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Phideaux - Doomsday Afternoon CD (album) cover




Crossover Prog

4.22 | 903 ratings

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5 stars I was late getting on the Phideaux bandwagon phenomenon, somehow never getting around to sampling some of his much vaunted material. The comments from the prog community certainly dispensed a fair amount of reverence and awe which I was itching to get to taste, the Phideaux myspace site exciting even more my sensibilities by the avowed comment from the artist that Roxy Music is a major influence in his songwriting , adding even more flavor to the Floydian aroma of his musical style. Well "Doomsday Afternoon" certainly has all the goods to make this a stellar addition to any collection. In fact, this is some of the best US prog ever with some passionate inspiration, clever spinning and weaving melodies tugged along by some splendid orchestrations, as expressed by the majestic opener "micro softdeathstar", a whopping 11 minute epic that emphatically states from the outset that this is serious stuff indeed. The focus here is on the overall package, so there is little soloing "chopzilla", as Phideaux concentrates on delivering multiple subtleties both lyrically and musically, the voice displaying the romantic slant of a Bryan Ferry /David Bowie though completely different in tone and delivery . "the doctrine of eternal ice pt 1" is a rollicking organ blitzed piece full of trumpet-led symphonics that clearly show the sheer progressive veneer, delicately ornate piano adding a little class and grandeur. "candybrain" continues in a more pastoral vein, with insinuations of folkier acoustics and a very English feel, sublime vocals combine with the simple flute/oboe/guitar arrangement, coming close to the Strawbs territory. The brief "crumble" is drenched in some serious psychedelic melancholia, dreamy piano and wailing background voices evoking some distant reflection in time and of space. Breathtaking stuff, really, I am so impressed upon first listen! Part 2 of "the doctrine." stretches out even more exponentially for over 8 minutes , female vocals seducing the rhythm while increasing the fervor, suave synthesizers smiling, drums keeping time and Phideaux' nasal vocal wailing unashamed. As delicious a ride as it has been up to this point in the record, the core moment here is the fabulously moody "thank you for the evil", a scintillating 9 minute groove piece that flutters along bold and cocky, a simple beat with loads of synth variations, heavy Manzanera/Eno persuasions and some incredible angst-laden lead vocals, all set to a clearly Floydian sonic expanse. This is prog heaven, a melodic yet dark journey into a comfort zone where the mood reigns supreme. "a wasteland of memories" is a short ditty that reflects orchestral colorations over plaintive male and female vocals, violins ablaze. "crumble" returns again for another visit , led by that magical piano before diving into another two masterstrokes , the stunning "formaldehyde" and the closing epic variation on the opener , "microdeath softstar" ,exhibiting a rather truculent sense of humor and detail that cannot go unnoticed. The former track features the talented Martin Orford of IQ fame on synths, a brooding pastoral flute intro gently guides the arrangement , giving politely way to another superb violin solo courtesy of Matthew Parmenter of Discipline fame and an outright proto-Brit prog-folk female vocal theme that exudes charm and substance, as the melodies are robust and memorable. The soloing rages on in a familiar Tull/Mostly Autumn mould that elevates the spiraling crescendo also tosses in a few quirky vocal twists, playful outro not withstanding. The massive 14 minute plus extravaganza lets the curtain fall with unflinching genius and creativity, as a slow, gloomy synth wash sweeps across the horizon, a dashing Hammond B3 suddenly jumping into the fray as drums, bass and orchestrations kick in ceremoniously to join in the mayhem. At times and especially here, Phideaux' vocals have an almost David Cousins-like nasal twang that is most impressive, in fact easily drawing comparisons with the fabulous British artist Guy Manning or as our finnforest so succintly and correctly identifies, Al Stewart. The piece throws in some deft soloing, as rhythm guitars riff solidly, the synths firing on all cylinders, the drums rifling neatly and the singing falling into almost The Cure-like tonalities. The Phideaux recipe obviously contains such a wide variety of influences , from some of the more creative and luminary artists of the past, cooking up a personal brew that combines psychedelia, space, folk, alternative, art- rock, gothic and groove that cannot be dismissed as pastiche, as the spirit of the artist remains very pristine and clear. I have rarely been so impressed by a recording, a definite winner that screams out for even more recognition. I guess I need to delve into his past catalog as the man is prolific. 5 chupacabras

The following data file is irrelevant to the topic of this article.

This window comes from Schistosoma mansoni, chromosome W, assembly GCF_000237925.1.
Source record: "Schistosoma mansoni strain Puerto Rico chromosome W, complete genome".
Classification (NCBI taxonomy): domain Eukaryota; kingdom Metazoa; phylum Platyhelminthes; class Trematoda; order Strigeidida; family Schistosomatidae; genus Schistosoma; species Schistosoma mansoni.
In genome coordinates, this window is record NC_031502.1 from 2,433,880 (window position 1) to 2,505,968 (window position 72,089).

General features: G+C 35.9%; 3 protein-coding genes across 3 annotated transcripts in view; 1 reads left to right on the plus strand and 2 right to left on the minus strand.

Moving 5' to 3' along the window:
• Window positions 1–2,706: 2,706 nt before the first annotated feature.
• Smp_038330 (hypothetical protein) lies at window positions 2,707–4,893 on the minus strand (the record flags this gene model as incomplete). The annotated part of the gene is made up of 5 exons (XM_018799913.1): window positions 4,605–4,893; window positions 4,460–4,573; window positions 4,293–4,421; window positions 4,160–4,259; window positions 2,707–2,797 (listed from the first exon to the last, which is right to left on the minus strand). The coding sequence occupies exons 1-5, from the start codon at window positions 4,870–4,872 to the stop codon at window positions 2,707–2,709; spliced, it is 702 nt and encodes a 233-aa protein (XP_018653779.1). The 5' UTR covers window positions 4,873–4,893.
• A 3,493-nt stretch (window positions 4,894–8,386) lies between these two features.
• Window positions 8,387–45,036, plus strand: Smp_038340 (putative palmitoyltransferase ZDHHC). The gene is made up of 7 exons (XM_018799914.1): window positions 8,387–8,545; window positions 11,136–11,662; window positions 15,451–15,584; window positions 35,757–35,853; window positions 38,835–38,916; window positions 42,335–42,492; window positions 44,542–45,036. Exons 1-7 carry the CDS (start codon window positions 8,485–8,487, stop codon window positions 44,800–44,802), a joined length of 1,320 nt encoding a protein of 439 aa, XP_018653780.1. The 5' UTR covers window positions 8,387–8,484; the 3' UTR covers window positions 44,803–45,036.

tszirmay | 5/5 |


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